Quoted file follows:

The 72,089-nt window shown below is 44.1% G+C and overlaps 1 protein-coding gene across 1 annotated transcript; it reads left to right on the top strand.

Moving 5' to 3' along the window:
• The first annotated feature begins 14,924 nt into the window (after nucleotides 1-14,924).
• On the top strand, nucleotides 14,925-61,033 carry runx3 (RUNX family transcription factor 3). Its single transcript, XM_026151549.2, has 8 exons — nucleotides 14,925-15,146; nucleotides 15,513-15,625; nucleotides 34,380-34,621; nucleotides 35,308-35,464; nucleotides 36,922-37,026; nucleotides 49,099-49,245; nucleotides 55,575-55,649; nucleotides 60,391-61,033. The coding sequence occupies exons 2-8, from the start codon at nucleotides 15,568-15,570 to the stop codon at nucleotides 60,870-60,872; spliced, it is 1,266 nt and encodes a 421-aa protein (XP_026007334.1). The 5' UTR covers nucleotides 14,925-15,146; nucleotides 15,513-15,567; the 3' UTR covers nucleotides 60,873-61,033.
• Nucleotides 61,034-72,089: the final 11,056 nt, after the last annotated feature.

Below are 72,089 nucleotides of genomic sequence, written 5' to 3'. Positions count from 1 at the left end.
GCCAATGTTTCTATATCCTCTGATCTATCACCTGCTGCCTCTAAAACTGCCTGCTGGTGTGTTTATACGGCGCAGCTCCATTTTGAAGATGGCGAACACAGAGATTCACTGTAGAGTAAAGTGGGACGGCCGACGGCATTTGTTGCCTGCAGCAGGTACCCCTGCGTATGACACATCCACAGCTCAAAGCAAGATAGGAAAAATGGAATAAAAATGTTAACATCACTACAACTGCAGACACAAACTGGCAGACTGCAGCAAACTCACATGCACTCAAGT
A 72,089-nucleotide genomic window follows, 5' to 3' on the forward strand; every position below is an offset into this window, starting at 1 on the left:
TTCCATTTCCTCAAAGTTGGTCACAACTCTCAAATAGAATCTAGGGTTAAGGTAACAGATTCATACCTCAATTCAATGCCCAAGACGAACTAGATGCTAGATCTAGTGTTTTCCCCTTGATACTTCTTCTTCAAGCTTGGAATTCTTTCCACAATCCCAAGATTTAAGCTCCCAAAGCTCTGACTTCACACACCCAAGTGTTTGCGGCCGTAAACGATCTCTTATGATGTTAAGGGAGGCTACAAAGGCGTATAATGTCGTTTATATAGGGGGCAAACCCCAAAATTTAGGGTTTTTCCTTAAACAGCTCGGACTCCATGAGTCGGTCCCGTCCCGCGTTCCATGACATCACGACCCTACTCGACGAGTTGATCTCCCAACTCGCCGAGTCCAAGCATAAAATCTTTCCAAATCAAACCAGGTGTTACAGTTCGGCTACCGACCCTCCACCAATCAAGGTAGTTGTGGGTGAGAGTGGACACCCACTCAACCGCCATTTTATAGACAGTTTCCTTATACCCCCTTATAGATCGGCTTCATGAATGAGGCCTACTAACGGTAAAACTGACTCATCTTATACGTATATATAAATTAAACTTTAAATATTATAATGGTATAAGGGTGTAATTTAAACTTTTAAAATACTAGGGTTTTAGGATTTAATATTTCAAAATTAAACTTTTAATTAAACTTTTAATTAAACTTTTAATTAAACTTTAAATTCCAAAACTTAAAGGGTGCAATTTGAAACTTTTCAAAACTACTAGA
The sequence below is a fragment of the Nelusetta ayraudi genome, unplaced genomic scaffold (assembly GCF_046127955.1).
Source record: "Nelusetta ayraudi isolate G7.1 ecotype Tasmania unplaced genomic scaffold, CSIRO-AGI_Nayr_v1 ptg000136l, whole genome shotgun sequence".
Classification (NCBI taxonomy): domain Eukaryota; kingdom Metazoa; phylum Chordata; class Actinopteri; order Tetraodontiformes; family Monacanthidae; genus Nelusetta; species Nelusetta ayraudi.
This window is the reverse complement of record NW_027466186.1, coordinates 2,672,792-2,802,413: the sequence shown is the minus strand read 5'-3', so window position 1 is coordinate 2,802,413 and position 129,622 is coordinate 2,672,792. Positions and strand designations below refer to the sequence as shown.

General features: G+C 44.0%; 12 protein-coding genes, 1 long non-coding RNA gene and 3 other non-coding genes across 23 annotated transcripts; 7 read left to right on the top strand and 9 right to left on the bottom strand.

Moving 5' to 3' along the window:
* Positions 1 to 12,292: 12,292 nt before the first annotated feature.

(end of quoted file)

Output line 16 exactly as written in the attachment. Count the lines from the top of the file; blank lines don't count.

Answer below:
* Positions 1 to 12,292: 12,292 nt before the first annotated feature.